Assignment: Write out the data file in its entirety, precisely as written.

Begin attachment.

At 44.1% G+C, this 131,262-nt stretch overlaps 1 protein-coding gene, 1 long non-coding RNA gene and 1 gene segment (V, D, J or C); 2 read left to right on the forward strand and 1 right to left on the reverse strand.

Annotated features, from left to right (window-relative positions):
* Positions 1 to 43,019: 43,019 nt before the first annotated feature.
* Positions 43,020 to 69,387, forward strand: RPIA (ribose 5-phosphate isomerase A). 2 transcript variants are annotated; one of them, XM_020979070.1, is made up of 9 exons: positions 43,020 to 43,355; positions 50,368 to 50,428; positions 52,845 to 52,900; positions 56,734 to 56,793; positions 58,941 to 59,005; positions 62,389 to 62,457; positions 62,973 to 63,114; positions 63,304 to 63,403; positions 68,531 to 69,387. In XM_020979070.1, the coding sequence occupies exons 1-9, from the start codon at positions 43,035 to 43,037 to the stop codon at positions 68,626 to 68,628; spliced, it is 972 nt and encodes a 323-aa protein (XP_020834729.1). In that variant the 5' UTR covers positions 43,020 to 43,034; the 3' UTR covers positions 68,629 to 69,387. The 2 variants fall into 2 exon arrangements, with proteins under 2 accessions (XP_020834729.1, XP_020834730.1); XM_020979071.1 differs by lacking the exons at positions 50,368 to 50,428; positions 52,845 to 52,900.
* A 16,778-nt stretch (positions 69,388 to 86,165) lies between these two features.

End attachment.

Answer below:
At 44.1% G+C, this 131,262-nt stretch overlaps 1 protein-coding gene, 1 long non-coding RNA gene and 1 gene segment (V, D, J or C); 2 read left to right on the forward strand and 1 right to left on the reverse strand.

Annotated features, from left to right (window-relative positions):
* Positions 1 to 43,019: 43,019 nt before the first annotated feature.
* Positions 43,020 to 69,387, forward strand: RPIA (ribose 5-phosphate isomerase A). 2 transcript variants are annotated; one of them, XM_020979070.1, is made up of 9 exons: positions 43,020 to 43,355; positions 50,368 to 50,428; positions 52,845 to 52,900; positions 56,734 to 56,793; positions 58,941 to 59,005; positions 62,389 to 62,457; positions 62,973 to 63,114; positions 63,304 to 63,403; positions 68,531 to 69,387. In XM_020979070.1, the coding sequence occupies exons 1-9, from the start codon at positions 43,035 to 43,037 to the stop codon at positions 68,626 to 68,628; spliced, it is 972 nt and encodes a 323-aa protein (XP_020834729.1). In that variant the 5' UTR covers positions 43,020 to 43,034; the 3' UTR covers positions 68,629 to 69,387. The 2 variants fall into 2 exon arrangements, with proteins under 2 accessions (XP_020834729.1, XP_020834730.1); XM_020979071.1 differs by lacking the exons at positions 50,368 to 50,428; positions 52,845 to 52,900.
* A 16,778-nt stretch (positions 69,388 to 86,165) lies between these two features.